At the Boston Athenaeum, I also looked at the shipping records of a Boston sea captain that traded in North Carolina in the 1770s.
William Kent was the master of the sloop Polly. The records at the Boston Athenaeum concern the Polly’s voyages to ports along the Tar River from 1771 to 1775, as well as one other voyage in 1784.
Capt. Kent’s records include receipts and promissory notes for cargos consigned to him, sales of cargo, and payments of seamen’s wages and piloting fees.
They’re only a few dozen scraps of parchment, but I found them surprisingly interesting: they provide a fascinating glimpse at how the shipping trade connected even the most out-of-the-way river ports and plantation landings in Revolutionary N.C. with New England’s great seaports.
And that’s interesting to me because that waterborne trade didn’t just mean that farmers in Tarboro, N.C., had Yankee plows and candle sticks, or that Boston’s ship chandleries sold Tarboro’s turpentine and barrel staves (though that’s interesting, too).
But it meant something more, too: as they always had been, trade routes became paths for migration, for an intermarriage of north and south, and for the spread of culture, religion, music, political thought and sometimes revolutionary ideas—or even, as I chronicled in my book The Waterman’s Song, for the flight of fugitive slaves.
And while the Civil War and the rupture between North and South that preceded the war tends to make us forget it: one of the places that most influenced the shaping of the North Carolina coast in the 18th century was New England.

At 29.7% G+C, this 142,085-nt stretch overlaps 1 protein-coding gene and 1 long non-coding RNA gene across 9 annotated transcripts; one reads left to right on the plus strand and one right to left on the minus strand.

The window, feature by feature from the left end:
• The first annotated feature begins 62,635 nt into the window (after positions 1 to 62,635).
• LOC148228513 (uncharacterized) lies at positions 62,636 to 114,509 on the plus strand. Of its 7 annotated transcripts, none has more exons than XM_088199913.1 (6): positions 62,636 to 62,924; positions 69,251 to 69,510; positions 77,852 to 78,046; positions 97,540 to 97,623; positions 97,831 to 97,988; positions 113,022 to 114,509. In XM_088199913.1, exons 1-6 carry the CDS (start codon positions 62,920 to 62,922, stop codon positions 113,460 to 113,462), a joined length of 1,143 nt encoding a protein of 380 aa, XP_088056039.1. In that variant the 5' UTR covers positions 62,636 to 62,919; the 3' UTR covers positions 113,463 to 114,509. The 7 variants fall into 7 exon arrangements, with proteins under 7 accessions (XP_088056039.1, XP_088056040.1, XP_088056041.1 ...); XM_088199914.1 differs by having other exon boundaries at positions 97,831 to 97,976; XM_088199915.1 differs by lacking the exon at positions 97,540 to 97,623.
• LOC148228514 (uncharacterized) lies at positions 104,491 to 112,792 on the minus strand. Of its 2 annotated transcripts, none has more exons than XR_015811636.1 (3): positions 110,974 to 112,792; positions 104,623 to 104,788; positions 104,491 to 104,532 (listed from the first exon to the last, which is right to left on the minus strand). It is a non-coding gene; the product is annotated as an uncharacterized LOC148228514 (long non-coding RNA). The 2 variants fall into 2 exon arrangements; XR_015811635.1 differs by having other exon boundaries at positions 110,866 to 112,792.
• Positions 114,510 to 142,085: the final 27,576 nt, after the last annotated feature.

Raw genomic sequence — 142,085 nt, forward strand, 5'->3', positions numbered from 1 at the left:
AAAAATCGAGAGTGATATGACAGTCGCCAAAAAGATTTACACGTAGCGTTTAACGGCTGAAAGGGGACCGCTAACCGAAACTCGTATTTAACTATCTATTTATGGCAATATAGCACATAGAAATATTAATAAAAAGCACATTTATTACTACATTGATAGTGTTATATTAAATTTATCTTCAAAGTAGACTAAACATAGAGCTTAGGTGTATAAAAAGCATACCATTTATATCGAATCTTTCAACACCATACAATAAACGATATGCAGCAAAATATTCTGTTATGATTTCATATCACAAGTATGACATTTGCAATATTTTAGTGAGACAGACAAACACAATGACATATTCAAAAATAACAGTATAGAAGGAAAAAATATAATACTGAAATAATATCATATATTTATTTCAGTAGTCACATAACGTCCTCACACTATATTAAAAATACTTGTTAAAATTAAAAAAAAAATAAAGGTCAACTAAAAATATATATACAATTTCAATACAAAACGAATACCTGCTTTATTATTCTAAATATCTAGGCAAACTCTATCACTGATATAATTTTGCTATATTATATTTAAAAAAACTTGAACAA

I’ll be talking a lot more about the North Carolina coast’s historic connections to coastal New England and other parts of the U.S. in upcoming posts, but for now let’s look briefly just at Capt. William Kent’s records of his voyages to the Tar River in the 1770s.
A resident of Marshfield, a coastal town between Boston and Plymouth, Mass., Capt. Kent wasn’t simply carrying cargos back and forth between Boston and Tar River ports like Tarboro and Washington. He didn’t just pick up a cargo, sail south and deliver it—the Polly was practically a floating peddler’s wagon, pawnshop and a flea market, all rolled into one.
And that’s important, because the Polly was part of a fleet of relatively small coastal trading vessels, manned by scrappy captains like William Kent and the proverbial “mate and a boy,” that roamed wharf districts and plantation landings looking for business.
They found their own cargos, made their own trades, extended credit when they had to, and bought on credit, or time, more often than not.
According to his records at the Boston Athenaeum, for instance, Capt. Kent rustled up investors to pay for his voyages, even down to the 14 shillings that he needed for Polly’s piloting fees at Ocracoke Inlet.
On some occasions, Boston merchants entrusted him with funds and gave him a wide degree of discretion to make purchases on their behalf.
On June 11, 1771, for example, a Boston merchant named Thomas Waterman handed him 146 pounds, 13 shillings and 8 pence. The Polly’s master was to carry that amount “to North Carolina and lay it out for him to the Best advantage in Naval Stores and Bring them to Boston…”